Named as an Engineering News-Record Top 25 Newsmaker in 2010 for creating the IBHS Research Center, Dr. Timothy Reinhold is a well-respected professional engineer known for developing techniques to build and retrofit new and existing structures for greater resiliency. Dr. Reinhold joined IBHS in 2004 as director of engineering and vice president after 12 years with Clemson University, where he was a professor of Civil Engineering. He was promoted to senior vice president of research and chief engineer in 2008. His professional career includes 10 years as a consulting engineer with firms in the U.S., Canada and Denmark and five years at the National Institute for Standards and Technology. He holds bachelor, master’s and doctoral degrees in engineering mechanics from Virginia Tech.

Dr. Reinhold has conducted research on wind effects and structural resistance for most of his professional career. In addition to directing numerous studies to determine wind loads for tall buildings and specialty structures, he has been heavily involved in research relating to the performance of housing and low buildings in hurricanes and other severe wind events. His research includes post-event assessments, model and full-scale laboratory studies, and in situ field structural testing. Dr. Reinhold serves on the American Society of Civil Engineers ASCE 7 Wind Loads subcommittee. He served for eight years on the Southern Building Code Congress International (SBCCI) Wind Load subcommittee and is a past member of the Board of Directors for the American Association for Wind Engineering. He is a registered professional engineer in the state of Colorado, and has authored or co-authored numerous journal papers, chapters of books and conference publications.

Ann Roberson, a graduate of the University of South Carolina, has been employed with the South Carolina Department of Insurance for 14 years. She serves as the Executive Assistant to the Director for External Affairs and Public Information Officer. Among her responsibilities, she works as the Liaison to the South Carolina Building Codes Council and the State Emergency Management Division.  She also serves as the agency representative for the Interagency Coordinating Council for the State Hazard Mitigation Plan.  Ms. Robinson also manages the SC Safe Home Mitigation Grant Program which was created by the Omnibus Coastal Property Insurance Act in 2007.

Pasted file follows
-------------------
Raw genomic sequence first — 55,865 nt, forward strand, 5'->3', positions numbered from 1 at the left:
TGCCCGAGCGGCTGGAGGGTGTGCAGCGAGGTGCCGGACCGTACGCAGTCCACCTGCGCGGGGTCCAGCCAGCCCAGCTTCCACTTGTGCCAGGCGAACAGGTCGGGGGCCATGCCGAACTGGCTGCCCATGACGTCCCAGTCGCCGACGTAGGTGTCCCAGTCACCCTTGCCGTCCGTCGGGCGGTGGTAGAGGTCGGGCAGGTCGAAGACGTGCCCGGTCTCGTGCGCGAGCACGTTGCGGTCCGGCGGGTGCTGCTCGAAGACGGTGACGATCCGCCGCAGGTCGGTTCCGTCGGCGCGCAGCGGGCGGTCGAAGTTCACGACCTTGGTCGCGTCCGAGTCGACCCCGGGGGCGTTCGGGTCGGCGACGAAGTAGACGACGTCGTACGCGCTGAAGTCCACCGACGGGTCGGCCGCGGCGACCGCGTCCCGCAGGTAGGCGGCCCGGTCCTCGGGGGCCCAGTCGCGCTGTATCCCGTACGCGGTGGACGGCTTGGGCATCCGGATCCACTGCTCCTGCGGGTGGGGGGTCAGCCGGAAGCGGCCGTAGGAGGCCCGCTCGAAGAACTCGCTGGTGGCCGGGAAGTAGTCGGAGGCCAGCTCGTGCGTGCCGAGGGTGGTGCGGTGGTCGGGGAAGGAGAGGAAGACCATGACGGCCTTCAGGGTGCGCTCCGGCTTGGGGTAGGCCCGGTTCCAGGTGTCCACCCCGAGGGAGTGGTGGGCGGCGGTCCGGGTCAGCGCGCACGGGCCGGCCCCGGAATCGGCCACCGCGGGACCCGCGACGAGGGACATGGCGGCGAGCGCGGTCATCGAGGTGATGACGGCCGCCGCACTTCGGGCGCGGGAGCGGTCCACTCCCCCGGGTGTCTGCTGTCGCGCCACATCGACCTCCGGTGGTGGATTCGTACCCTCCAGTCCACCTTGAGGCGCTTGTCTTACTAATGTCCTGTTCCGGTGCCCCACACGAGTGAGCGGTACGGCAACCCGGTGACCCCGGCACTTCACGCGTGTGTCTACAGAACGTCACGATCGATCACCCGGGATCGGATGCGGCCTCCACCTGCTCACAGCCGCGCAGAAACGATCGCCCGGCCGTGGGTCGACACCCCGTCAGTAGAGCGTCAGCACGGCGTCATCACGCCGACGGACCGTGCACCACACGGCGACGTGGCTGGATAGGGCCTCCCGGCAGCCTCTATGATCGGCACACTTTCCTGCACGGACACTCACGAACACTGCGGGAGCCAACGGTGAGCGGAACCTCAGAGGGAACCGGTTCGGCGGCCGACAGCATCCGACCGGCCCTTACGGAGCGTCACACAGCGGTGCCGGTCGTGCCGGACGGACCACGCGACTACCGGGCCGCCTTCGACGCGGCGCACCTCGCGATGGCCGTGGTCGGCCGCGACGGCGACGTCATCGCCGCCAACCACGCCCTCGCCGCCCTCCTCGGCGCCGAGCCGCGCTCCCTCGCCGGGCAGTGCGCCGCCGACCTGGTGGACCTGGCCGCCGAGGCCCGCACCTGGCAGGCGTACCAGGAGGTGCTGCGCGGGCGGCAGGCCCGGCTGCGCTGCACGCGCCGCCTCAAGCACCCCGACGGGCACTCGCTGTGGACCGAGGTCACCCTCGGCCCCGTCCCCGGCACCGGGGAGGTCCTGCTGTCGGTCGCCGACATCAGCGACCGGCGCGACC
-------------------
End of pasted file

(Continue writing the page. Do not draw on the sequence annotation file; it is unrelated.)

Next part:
Ms. Roberson is a 2003 graduate of the South Carolina Executive Institute.  She has always been very interested in outreach and education. The state-wide outreach program she developed for the department entitled Held in Trust, A Child Safety Seat Awareness Program, received the Governor’s Year of the Child Community Hero Award in 2001.

Prior to joining the staff at the department, Ms. Roberson worked for the Town of Hilton Head Island, the Lowcountry Council of Governments and the National Trust for Historic Preservation as a grants and special projects coordinator and public relations manager. 

Julie Rochman joined IBHS in November 2007 with more than 20 years of public affairs and advocacy experience representing major corporations, research and safety organizations, and issue-based coalitions. She is regularly consulted and quoted by national print, broadcast and electronic media on a wide variety of topics. IBHS is an independent, nonprofit, applied research and communication organization supported by the property insurance industry.

 

IBHS is dedicated to reducing societal and economic effects of natural disasters and other causes of residential and commercial property loss. The organization conducts field and laboratory research to identify and advance improved construction, maintenance and preparation practices.